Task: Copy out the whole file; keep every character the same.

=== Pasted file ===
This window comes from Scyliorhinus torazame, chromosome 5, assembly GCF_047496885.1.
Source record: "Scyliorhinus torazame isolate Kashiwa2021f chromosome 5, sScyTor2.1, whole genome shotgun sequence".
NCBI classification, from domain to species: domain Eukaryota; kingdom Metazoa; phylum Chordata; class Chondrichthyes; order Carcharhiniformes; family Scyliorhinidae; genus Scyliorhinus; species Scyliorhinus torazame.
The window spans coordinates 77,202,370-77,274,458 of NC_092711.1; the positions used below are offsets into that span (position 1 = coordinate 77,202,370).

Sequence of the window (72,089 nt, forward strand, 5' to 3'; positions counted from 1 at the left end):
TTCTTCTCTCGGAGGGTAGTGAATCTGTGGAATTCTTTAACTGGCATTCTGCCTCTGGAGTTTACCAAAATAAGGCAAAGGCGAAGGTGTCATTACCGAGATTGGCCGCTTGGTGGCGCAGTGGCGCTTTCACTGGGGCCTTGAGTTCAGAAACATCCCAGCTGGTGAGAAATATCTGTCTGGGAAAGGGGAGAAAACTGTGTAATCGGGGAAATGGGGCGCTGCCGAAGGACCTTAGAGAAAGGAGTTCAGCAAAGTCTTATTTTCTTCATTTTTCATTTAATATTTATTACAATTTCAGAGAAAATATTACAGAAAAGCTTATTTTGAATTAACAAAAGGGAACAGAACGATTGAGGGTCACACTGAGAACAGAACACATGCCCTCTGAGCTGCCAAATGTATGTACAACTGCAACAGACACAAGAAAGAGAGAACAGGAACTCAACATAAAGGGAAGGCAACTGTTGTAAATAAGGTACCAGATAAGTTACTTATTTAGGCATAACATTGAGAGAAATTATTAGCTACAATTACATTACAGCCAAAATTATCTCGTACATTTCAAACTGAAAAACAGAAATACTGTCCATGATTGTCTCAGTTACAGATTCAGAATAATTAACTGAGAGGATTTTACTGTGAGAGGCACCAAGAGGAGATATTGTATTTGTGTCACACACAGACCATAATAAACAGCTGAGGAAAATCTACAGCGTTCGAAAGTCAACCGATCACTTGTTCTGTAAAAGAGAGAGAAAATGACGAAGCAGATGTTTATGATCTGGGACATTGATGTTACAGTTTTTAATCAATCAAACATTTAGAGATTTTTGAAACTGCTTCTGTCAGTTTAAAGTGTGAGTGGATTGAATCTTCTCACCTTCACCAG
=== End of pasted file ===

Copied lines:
This window comes from Scyliorhinus torazame, chromosome 5, assembly GCF_047496885.1.
Source record: "Scyliorhinus torazame isolate Kashiwa2021f chromosome 5, sScyTor2.1, whole genome shotgun sequence".
NCBI classification, from domain to species: domain Eukaryota; kingdom Metazoa; phylum Chordata; class Chondrichthyes; order Carcharhiniformes; family Scyliorhinidae; genus Scyliorhinus; species Scyliorhinus torazame.
The window spans coordinates 77,202,370-77,274,458 of NC_092711.1; the positions used below are offsets into that span (position 1 = coordinate 77,202,370).

Sequence of the window (72,089 nt, forward strand, 5' to 3'; positions counted from 1 at the left end):
TTCTTCTCTCGGAGGGTAGTGAATCTGTGGAATTCTTTAACTGGCATTCTGCCTCTGGAGTTTACCAAAATAAGGCAAAGGCGAAGGTGTCATTACCGAGATTGGCCGCTTGGTGGCGCAGTGGCGCTTTCACTGGGGCCTTGAGTTCAGAAACATCCCAGCTGGTGAGAAATATCTGTCTGGGAAAGGGGAGAAAACTGTGTAATCGGGGAAATGGGGCGCTGCCGAAGGACCTTAGAGAAAGGAGTTCAGCAAAGTCTTATTTTCTTCATTTTTCATTTAATATTTATTACAATTTCAGAGAAAATATTACAGAAAAGCTTATTTTGAATTAACAAAAGGGAACAGAACGATTGAGGGTCACACTGAGAACAGAACACATGCCCTCTGAGCTGCCAAATGTATGTACAACTGCAACAGACACAAGAAAGAGAGAACAGGAACTCAACATAAAGGGAAGGCAACTGTTGTAAATAAGGTACCAGATAAGTTACTTATTTAGGCATAACATTGAGAGAAATTATTAGCTACAATTACATTACAGCCAAAATTATCTCGTACATTTCAAACTGAAAAACAGAAATACTGTCCATGATTGTCTCAGTTACAGATTCAGAATAATTAACTGAGAGGATTTTACTGTGAGAGGCACCAAGAGGAGATATTGTATTTGTGTCACACACAGACCATAATAAACAGCTGAGGAAAATCTACAGCGTTCGAAAGTCAACCGATCACTTGTTCTGTAAAAGAGAGAGAAAATGACGAAGCAGATGTTTATGATCTGGGACATTGATGTTACAGTTTTTAATCAATCAAACATTTAGAGATTTTTGAAACTGCTTCTGTCAGTTTAAAGTGTGAGTGGATTGAATCTTCTCACCTTCACCAG